The following article was originally posted in Drug Channels on WETM TV 18’s website, https://www.mytwintiers.com, on December 10, 2020. Trillium Health is an RWC-340B Sustaining Member.
On December 1, World AIDS Day, Trillium Health says Gov. Andrew Cuomo made an announcement they say took them by complete surprise: Cuts to funding that will have a ripple impact on HIV and AIDS patients in the community.
Trillium says they have been fighting back against the governor’s cuts to the federal 340-B prescription discount program. If these cuts go ahead, it could mean Trillium scales back in a big way on many of the treatment programs here in the city, some to the city’s most vulnerable.
The President and CEO of Trillium Health, Andrea DeMeo, says they rely on being able to buy HIV treatment and other prescription medicine at a discount, so they can then give healthcare services at little to no cost to the community.
Part of what they provide? “Food security, housing security, transportation,” says DeMeo adding, “It will have a devastating financial impact to us and require us to cut services.”
DeMeo says this move isn’t necessarily related to the COVID-19 financial budget hole. This was done by the governor in April, she says buried in the budget. DeMeo says the governor is looking for Medicaid savings. This could mean they will lose $5 million, on top of a 20% withholding by Albany on state grants.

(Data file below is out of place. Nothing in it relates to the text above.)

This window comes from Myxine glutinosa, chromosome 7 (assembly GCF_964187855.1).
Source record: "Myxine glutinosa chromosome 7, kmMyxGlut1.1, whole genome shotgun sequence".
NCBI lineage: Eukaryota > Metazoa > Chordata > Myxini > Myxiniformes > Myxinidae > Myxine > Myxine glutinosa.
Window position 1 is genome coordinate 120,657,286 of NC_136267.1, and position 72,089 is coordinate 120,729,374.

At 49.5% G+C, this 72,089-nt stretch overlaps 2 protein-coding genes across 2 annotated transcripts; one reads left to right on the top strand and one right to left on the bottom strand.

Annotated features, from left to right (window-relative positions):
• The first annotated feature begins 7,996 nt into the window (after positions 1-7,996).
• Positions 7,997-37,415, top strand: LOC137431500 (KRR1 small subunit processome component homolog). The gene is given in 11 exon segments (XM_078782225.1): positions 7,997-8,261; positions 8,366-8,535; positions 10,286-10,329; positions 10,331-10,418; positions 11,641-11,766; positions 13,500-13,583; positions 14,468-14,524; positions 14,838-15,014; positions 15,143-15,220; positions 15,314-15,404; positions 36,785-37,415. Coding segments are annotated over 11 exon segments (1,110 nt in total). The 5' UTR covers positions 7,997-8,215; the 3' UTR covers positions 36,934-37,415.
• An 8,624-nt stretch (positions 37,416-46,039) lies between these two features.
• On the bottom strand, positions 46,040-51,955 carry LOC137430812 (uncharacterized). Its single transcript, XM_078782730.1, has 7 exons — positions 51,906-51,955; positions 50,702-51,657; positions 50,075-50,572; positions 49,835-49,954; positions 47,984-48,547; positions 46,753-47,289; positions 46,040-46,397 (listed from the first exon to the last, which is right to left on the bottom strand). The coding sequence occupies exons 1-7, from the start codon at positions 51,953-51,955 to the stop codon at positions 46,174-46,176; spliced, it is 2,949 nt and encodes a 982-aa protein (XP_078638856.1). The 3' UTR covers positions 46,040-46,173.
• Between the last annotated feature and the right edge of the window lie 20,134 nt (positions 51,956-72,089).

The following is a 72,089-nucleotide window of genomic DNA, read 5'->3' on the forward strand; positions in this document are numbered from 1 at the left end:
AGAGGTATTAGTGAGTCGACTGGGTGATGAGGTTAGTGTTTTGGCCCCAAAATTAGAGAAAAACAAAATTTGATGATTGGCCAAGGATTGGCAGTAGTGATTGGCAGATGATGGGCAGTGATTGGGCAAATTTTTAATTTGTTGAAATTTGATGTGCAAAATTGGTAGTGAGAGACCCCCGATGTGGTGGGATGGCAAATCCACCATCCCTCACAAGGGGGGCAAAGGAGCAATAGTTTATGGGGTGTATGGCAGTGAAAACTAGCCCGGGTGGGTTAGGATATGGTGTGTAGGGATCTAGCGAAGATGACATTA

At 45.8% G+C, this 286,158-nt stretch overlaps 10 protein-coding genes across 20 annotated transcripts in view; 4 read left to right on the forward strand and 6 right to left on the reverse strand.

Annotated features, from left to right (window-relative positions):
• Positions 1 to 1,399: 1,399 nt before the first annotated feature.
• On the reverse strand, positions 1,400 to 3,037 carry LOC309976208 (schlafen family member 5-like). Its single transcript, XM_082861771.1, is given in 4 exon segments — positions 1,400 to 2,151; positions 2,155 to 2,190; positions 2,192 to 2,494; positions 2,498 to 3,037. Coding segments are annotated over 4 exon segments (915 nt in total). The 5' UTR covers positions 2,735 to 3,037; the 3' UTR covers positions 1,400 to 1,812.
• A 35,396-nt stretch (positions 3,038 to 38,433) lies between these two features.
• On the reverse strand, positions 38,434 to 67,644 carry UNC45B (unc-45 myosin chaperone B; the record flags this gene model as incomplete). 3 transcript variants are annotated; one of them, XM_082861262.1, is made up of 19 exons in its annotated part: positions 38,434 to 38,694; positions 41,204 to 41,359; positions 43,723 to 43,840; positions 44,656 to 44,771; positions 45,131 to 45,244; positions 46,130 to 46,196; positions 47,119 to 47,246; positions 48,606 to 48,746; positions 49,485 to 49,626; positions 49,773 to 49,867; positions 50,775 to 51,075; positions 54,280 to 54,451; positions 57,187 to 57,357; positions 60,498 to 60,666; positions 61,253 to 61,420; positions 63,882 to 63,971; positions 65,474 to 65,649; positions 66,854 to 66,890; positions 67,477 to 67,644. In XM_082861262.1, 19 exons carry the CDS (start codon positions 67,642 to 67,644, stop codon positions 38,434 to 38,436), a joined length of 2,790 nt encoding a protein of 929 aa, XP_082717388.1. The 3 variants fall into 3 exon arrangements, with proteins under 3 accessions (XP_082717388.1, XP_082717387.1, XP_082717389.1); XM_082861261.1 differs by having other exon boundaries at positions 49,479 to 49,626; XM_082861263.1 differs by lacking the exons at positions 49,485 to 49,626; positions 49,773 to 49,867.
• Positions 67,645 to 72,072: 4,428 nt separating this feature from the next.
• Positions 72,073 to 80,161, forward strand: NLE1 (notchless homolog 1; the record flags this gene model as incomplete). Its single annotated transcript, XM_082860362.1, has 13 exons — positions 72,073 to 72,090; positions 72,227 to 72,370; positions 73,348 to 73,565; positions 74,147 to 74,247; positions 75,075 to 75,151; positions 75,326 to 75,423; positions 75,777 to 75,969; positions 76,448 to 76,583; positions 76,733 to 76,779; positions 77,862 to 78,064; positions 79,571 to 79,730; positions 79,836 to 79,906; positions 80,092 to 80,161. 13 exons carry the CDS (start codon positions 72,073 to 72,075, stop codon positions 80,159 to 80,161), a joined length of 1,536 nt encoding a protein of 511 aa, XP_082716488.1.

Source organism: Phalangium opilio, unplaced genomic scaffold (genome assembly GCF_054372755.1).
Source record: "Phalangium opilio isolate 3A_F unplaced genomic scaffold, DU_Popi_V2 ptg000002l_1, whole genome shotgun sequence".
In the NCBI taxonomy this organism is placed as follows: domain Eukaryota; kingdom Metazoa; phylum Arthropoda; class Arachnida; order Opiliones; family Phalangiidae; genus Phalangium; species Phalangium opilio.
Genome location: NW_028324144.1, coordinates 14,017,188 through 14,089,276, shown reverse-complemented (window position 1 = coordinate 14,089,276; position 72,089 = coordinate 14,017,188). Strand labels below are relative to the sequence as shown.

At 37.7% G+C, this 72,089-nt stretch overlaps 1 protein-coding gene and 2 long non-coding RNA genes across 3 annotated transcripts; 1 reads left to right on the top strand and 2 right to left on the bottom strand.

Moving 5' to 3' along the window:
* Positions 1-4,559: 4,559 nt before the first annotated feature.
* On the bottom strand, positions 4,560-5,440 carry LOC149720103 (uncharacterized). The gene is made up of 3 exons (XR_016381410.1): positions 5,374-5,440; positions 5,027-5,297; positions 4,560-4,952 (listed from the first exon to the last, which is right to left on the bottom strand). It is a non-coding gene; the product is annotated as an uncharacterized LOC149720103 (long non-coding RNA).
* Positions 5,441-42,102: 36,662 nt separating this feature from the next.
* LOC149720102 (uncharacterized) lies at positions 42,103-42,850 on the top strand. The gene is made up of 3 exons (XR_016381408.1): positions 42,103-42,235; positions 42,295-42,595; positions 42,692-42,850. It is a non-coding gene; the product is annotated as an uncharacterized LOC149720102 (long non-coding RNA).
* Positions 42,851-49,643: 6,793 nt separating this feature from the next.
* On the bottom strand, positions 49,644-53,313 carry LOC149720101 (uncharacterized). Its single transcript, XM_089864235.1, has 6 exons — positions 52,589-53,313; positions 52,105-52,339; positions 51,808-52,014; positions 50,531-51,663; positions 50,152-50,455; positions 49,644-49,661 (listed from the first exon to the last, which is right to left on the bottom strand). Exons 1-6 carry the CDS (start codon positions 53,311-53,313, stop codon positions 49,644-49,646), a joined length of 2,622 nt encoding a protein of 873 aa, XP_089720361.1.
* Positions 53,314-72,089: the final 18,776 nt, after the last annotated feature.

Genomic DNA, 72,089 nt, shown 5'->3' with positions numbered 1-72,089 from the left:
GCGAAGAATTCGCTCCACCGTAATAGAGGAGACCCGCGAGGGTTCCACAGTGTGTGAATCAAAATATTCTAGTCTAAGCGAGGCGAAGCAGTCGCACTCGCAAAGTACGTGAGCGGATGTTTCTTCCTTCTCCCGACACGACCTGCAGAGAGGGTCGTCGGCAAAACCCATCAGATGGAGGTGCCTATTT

“Which essentially means we will no longer be able to buy our Medicaid prescriptions at a discount and therefore have a devastating financial impact,” says DeMeo.
“It would be a nightmare scenario to see a cut on HIV medication,” says Brian Bartlett who works at Trillium, and has been HIV positive since 2010 (although it’s now undetectable in him thanks to his daily regimen of medication). He says the governor allowing this cut during the COVID-19 pandemic is coming at the worst possible time.
“You’re going to cut funding for something we’ve been dealing with since the 1980’s? And then put a cap on it, and say that it’s okay during all this? Like…no,” says Bartlett.
DeMeo reminds the public that while this doesn’t mean medicine will necessarily be cut, it does mean a step backward in all the work they’re doing to roll back the HIV-AIDS epidemic.
“It can be terribly detrimental and possibly an issue of mortality, and we’re very concerned about communities at risk,” says DeMeo adding the hardest-hit group will be minority populations in the region.
DeMeo says the next step is to have a conversation with Albany and let them know the impact this cut will have in the community. The changes to funding are due to go into effect on April 1, 2021.